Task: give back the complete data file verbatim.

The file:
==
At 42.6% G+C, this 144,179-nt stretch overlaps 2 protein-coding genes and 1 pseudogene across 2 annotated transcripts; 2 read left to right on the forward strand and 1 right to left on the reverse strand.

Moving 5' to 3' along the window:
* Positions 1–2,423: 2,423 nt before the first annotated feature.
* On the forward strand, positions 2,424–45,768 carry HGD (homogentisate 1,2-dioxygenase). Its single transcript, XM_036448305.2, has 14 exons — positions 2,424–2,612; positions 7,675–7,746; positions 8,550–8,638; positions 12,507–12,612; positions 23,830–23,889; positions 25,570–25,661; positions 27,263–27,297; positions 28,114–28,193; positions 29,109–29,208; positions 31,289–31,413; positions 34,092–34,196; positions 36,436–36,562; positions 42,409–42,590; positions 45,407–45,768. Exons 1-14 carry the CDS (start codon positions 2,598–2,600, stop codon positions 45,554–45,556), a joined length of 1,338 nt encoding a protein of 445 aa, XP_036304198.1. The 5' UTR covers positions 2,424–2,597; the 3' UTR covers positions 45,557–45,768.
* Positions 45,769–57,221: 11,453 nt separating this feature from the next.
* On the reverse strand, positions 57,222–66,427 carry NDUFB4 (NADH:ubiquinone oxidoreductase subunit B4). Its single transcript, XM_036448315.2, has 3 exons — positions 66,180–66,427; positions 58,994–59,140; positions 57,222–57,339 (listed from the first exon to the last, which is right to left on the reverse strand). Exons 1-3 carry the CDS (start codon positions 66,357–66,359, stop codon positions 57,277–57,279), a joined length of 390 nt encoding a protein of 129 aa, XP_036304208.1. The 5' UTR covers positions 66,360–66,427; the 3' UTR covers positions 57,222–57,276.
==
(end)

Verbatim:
At 42.6% G+C, this 144,179-nt stretch overlaps 2 protein-coding genes and 1 pseudogene across 2 annotated transcripts; 2 read left to right on the forward strand and 1 right to left on the reverse strand.

Moving 5' to 3' along the window:
* Positions 1–2,423: 2,423 nt before the first annotated feature.
* On the forward strand, positions 2,424–45,768 carry HGD (homogentisate 1,2-dioxygenase). Its single transcript, XM_036448305.2, has 14 exons — positions 2,424–2,612; positions 7,675–7,746; positions 8,550–8,638; positions 12,507–12,612; positions 23,830–23,889; positions 25,570–25,661; positions 27,263–27,297; positions 28,114–28,193; positions 29,109–29,208; positions 31,289–31,413; positions 34,092–34,196; positions 36,436–36,562; positions 42,409–42,590; positions 45,407–45,768. Exons 1-14 carry the CDS (start codon positions 2,598–2,600, stop codon positions 45,554–45,556), a joined length of 1,338 nt encoding a protein of 445 aa, XP_036304198.1. The 5' UTR covers positions 2,424–2,597; the 3' UTR covers positions 45,557–45,768.
* Positions 45,769–57,221: 11,453 nt separating this feature from the next.
* On the reverse strand, positions 57,222–66,427 carry NDUFB4 (NADH:ubiquinone oxidoreductase subunit B4). Its single transcript, XM_036448315.2, has 3 exons — positions 66,180–66,427; positions 58,994–59,140; positions 57,222–57,339 (listed from the first exon to the last, which is right to left on the reverse strand). Exons 1-3 carry the CDS (start codon positions 66,357–66,359, stop codon positions 57,277–57,279), a joined length of 390 nt encoding a protein of 129 aa, XP_036304208.1. The 5' UTR covers positions 66,360–66,427; the 3' UTR covers positions 57,222–57,276.